- Facebook's annual developers conference has seen Mark Zuckerberg position different initiatives as the company's future. In 2016, VR was said to be Facebook's future. The implication is that the world will increasingly move beyond just text and photos. In 2017, AR was Facebook's future. Today, Facebook finds itself dialing things back to put more resources in cameras and video.
- Microsoft's shift away from consumer markets symbolized management's acceptance of missing the mobile revolution and instead staking out a differentiated path forward.
- Amazon's vertical integration into product and delivery is upending nearly every part of the legacy retail complex.
While the giants have become more ambitious and willing to take on challenges, there has been very little change to their cultures or processes.
Case Study: Apple
Apple management is well aware that they are trying to do the seemingly impossible - remain relevant. Aside from a few luxury brands, very few companies have been able to avoid what appears to be the inevitable fall from grace.
Apple's future won't be determined by the iPhone, Apple Watch, or Services. Instead, Apple's future will be based on the company's ability to come up with valuable tools for people. This reality is dependent on a few ingredients:
- Deep collaboration among teams within Apple.
- An intense focus on design (i.e. how Apple products are used).
- Correct market positioning and timing (Arguably, these attributes end up being a design offshoot as they relate to how people will use Apple tools.).
Tim Cook is misunderstood as Apple CEO. Many have been grading Cook as if he is Apple's product visionary. Instead, Cook is tasked with managing something more important than any one product. Cook is looking over the process used to develop products. He has overseen major changes to the way Apple is managed on a day-to-day basis while doubling down on positioning Apple's Industrial Design group as purveyors for the experience found with using Apple products.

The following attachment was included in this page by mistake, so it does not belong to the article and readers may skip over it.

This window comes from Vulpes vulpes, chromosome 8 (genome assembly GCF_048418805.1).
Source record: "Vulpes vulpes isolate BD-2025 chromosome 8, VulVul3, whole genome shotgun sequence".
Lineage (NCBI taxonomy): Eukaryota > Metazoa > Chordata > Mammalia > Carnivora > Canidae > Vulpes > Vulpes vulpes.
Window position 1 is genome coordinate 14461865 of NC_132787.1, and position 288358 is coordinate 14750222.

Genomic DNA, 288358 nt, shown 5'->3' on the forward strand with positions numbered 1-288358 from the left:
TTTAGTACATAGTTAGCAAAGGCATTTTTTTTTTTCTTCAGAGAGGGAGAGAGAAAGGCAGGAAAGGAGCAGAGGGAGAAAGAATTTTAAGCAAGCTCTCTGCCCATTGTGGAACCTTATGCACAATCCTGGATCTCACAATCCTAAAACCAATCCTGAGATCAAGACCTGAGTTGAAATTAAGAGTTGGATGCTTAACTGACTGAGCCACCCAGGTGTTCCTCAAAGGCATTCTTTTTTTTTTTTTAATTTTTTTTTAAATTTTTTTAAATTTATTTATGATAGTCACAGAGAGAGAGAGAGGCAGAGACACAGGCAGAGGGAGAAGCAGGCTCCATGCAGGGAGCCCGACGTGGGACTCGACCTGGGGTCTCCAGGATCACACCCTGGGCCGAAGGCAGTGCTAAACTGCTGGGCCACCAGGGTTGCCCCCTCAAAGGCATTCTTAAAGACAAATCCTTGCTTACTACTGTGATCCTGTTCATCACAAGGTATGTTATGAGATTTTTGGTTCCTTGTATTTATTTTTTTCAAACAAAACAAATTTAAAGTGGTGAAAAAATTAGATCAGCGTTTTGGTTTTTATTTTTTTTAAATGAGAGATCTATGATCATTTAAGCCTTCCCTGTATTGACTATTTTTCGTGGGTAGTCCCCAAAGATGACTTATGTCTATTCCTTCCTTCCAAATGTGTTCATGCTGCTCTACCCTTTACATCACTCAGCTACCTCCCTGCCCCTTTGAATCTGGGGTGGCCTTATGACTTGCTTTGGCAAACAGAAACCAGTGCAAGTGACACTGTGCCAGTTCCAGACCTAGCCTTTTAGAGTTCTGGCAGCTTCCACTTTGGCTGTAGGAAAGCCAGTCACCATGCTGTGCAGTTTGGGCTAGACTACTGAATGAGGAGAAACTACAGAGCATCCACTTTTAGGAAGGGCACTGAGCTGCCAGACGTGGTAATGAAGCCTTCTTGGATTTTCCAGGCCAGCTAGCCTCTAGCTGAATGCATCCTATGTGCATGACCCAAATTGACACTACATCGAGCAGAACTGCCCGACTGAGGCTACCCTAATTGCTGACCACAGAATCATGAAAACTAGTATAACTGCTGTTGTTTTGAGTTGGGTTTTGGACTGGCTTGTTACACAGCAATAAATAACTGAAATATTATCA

As we move into the AI / ML era, it isn't a coincidence that Apple has been making internal changes to foster deeper collaboration between industrial designers (who oversee Apple's product vision) and other teams on the frontline of new technologies. The recent hiring of John Giannandrea as Chief of Machine Learning and AI Strategy emphasizes this last point. Apple's new headquarters house a design studio fostering a greater level of idea dissemination versus what was possible at Apple's old headquarters.
We also see Apple moving deeper into owning core technologies - a bet that will likely give the company a competitive advantage measured in decades. Not only is Apple working on developing the required technologies for new product categories, but management is also waiting for the correct market timing. The transportation industry isn't quite ripe for a company like Apple to enter. However, given the significant amount of change unfolding in the space, an Apple move into transportation is inevitable. Such a move may be associated with Apple relying on different processes to monetize premium experiences. It is this embrace of change that gives Apple the best chance of continuing to build tools for people. Waiting for the right time to move is a freedom that Apple never had twenty years ago.
A Trillion Dollar Reminder
Barring some kind of global slowdown in economic activity, there will likely be at least one trillion dollar company among today's giants. Over the next few years, it is certainly possible that there will be multiple trillion dollar companies.
Instead of this milestone representing the start of a new chapter for these giants, it should serve as a reminder of these companies' fragility and the never-ending supply of new companies coming up with new processes for delivering experiences and value to the world.
While many think there will be growing competition or wars between today's giants, such a scenario is unlikely. Instead, the competition will come from other directions, including new entrants possessing dramatically different business models and processes.
The strongest opponents in the giants' battle to remain relevant end up being themselves. The natural aversion to change will simply be too strong for most giants. Strong balance sheets, billions of users, and access to seemingly unlimited user data will all prove futile in their bids to remain relevant.